Eddie: The idea for MeWater originally came out of the Summer camps we used to run through Edgewood up in Marin. Where we ran these camps was originally the territory of the Miwok indians, and we set up these camps with teachings inspired by them and other Native American traditions. The goal was to give these inner city kids a connection to nature. It was bare bones, but very effective activities aiming to get the kids to connect with the earth.
Anthony, pictured here, has been charging all summer long. He lives with his grandma in the Bayview/Hunter’s Point district, has a smile that could cut glass, and a stoke about surfing that has him skipping football games to come join our events, A truly amazing story. Miramar Beach, 8/2016
Tim: That is where it all started! Eddie and I working together at these camps. We got the idea that we wanted to take these kids out surfing and shortly thereafter we heard of Ride a Wave, a foundation that takes kids with disabilities out surfing. Forging a relationship with them we were able to ride under their liability insurance and started to take the children out under our care. The effects were really obvious to see, these kids suffering through all manners of behavioral issues were smiling, and genuinely having fun! Having experiences they could take home and share!
Trevon all smiles on Day 1 of a 3 day surf camp where we take the kids to Chrissy Field to practice paddling, test some water safety awareness skills and also test our participant’s comfort in the water. These days we assess comfort levels, and set them free when they are ready!!!
Eddie: The Challenges… liability that is a huge one! Secondly is organizational difficulties, as we are constantly pulling kids from one and another's programs, which is really hard. All these programs have logistical problems of their own, so it is really tough for everything to align! There is constant back and forth. Tim and I simply put it out there, and it happens. Like the other day, we kind of “hodge poged" a bunch of groups together and the day turned out insane, tons of stoked kids!
Tim: We partner with all these folks, all the people we work with in our community, and through our resource centers such as Edgewood and schools. We put everything together. Transport is always the hardest part, well of course also the liability- people are scared of the ocean, we take people to the beach and out into the sea- that is potentially dangerous, people can drown, people are scared of sharks, but in the end it is all ok. Talking groups into saying it is ok to come take their kids and then actually getting them there, that is the challenge! For example it costs $800 to rent a charter bus, and we do that sometimes, we'll get funding and rent two charter buses, but generally we'll just get an agency's help like the Boys and Girls Club, YMCA, the Hunter's Point Foundation, and hopefully they have a bus and get the kids to the beach.
Group photo of a recent event with MeWater Foundation and City Surf Project, supported by Triple Point Expeditions, in honor of Arne Backstrom Foundation. Muir Beach, 9/2016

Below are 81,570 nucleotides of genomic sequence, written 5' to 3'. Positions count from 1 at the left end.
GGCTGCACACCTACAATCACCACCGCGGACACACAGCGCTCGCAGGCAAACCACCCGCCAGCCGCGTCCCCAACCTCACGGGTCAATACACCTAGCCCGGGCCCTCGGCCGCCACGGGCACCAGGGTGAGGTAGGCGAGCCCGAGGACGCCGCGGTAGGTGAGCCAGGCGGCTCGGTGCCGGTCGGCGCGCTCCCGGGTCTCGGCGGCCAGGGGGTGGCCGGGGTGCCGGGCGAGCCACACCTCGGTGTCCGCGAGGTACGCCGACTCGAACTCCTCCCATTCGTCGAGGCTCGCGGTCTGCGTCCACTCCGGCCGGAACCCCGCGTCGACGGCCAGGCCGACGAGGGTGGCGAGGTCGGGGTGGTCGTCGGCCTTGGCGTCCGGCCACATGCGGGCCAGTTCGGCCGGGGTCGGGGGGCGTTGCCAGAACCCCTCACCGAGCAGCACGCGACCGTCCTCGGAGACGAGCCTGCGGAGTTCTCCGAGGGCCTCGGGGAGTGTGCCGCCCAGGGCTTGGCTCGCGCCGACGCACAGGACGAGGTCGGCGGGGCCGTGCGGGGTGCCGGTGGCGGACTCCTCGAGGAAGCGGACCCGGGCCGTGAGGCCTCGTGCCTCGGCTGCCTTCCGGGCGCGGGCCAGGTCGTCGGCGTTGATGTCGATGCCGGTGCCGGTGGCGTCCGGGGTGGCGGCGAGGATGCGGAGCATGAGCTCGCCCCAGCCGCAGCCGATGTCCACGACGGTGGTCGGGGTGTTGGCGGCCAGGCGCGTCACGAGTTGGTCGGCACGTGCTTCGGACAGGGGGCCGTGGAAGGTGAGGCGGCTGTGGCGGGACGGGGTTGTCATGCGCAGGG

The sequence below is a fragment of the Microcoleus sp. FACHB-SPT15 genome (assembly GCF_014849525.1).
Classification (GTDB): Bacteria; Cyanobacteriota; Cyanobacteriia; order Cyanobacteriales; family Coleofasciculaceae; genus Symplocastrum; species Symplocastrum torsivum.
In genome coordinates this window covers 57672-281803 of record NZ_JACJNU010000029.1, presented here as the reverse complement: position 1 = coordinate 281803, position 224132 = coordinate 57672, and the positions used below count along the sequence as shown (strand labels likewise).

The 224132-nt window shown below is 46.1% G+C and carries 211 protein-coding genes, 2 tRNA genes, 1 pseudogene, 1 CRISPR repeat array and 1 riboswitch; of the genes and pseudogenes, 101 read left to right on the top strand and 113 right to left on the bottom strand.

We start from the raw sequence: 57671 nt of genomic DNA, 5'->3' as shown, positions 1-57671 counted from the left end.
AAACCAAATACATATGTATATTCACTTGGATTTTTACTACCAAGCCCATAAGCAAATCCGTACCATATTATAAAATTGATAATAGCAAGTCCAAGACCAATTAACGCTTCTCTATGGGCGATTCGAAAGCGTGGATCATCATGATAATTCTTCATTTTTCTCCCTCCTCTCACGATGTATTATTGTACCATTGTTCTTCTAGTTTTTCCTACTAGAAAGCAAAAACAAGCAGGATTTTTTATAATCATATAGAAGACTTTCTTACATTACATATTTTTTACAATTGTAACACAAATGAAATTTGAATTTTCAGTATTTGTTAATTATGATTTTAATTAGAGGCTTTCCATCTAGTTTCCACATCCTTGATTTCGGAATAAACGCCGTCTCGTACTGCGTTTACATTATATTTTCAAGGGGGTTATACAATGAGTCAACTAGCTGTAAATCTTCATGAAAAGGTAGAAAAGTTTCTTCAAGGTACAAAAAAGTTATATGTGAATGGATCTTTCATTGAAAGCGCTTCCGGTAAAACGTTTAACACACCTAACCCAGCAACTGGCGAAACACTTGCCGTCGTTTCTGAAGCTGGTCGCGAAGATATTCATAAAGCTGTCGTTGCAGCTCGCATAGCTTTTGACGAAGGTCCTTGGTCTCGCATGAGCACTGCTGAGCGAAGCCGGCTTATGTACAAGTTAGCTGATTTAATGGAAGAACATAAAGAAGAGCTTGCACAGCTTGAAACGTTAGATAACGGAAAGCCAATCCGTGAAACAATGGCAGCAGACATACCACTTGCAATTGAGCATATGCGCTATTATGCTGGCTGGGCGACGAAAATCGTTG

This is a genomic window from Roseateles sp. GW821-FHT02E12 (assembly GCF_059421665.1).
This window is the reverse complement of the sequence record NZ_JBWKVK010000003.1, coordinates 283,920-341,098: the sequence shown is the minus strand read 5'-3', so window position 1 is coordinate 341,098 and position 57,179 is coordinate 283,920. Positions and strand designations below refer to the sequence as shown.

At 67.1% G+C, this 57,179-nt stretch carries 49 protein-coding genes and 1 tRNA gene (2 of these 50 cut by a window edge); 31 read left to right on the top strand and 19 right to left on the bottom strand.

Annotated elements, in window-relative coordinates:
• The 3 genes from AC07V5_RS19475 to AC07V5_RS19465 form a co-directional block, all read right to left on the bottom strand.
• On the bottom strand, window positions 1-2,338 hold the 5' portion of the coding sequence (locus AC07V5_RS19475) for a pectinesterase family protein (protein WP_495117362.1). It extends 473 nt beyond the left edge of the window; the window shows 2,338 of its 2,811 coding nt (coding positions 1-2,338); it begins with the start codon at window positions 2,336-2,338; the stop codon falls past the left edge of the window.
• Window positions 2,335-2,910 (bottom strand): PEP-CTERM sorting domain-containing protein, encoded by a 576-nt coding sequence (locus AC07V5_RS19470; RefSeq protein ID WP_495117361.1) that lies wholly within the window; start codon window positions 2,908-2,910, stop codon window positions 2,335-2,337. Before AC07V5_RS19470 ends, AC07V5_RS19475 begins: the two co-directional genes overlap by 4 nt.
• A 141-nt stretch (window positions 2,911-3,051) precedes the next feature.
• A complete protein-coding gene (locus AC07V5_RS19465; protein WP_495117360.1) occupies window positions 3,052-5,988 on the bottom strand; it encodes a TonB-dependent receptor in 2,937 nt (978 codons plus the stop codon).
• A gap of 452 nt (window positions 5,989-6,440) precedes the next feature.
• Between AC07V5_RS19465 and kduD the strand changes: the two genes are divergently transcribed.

Eddie: Or they'll fund the transportation- look, I'd like to be doing this much more, but it always boils down to resources and what is available. I think the way things have happened best for us is all organically, all at its own speed! Its been like 10 years coming, in that sense because we don’t have all the money to do what we'd like to do, we just let it come to us! Our whole thing is community, so we collaborate with so many different people and friends, our community comes out to volunteer, and even their kids are coming out and helping.
Tim: Yea, that is the best!
Eddie: Youth helping youth! That is the best connection. For example we have had Lance Harriman’s kids coming out. Sophie, Lance's daughter whom started out a little shy, took another girl out surfing and they had such a good time, such an important connection for both of them- they both were just glowing afterword, it is such a positive thing on so many levels!
Tim: The first time Finn, Sophie's brother came out, we had a group from Sunnyvale. Finn was helping out this boy who two years earlier had watched his father be shot and killed. Finn partnered with this kid and they quickly become close. Finn is already a very talented surfer, and this kid, can't surf yet, but is an extremely talented athlete- so they just get along right away, instant best friends! They are out back going for it, catching waves together the whole time! At the end Finn tells me, “That was so great! My friend was killing it!” Connection, naturally drawn to the same thing and these two just shared a rad, happy moment in an otherwise tough life. It would be so rad if we had vans and could just go into these neighborhoods and just load people up, share the joy of being in the ocean.
Nick, one of MeWater Foundation’s “youth supporting youth” volunteers, and actually our very first youth to participate in this unique program. Nick is a great kid, an avid surfer, with a big heart, from a local Sunset Community family that is very active in trying to make this world a better place. Muir Beach, 9/2016
Eddie: I have been working on applying for grants. That is kind of the next step for us, but then again, the second that I put all this energy into it… I never started a non profit, there was a point where I was under a mountain of stress, but the second I was able to say fuck it, let it come to us, that is when all these things started to happen organically. We are lucky that it worked, eventually it will be bigger. I would one day just love to be doing this, but I have two kids and a family living in SF.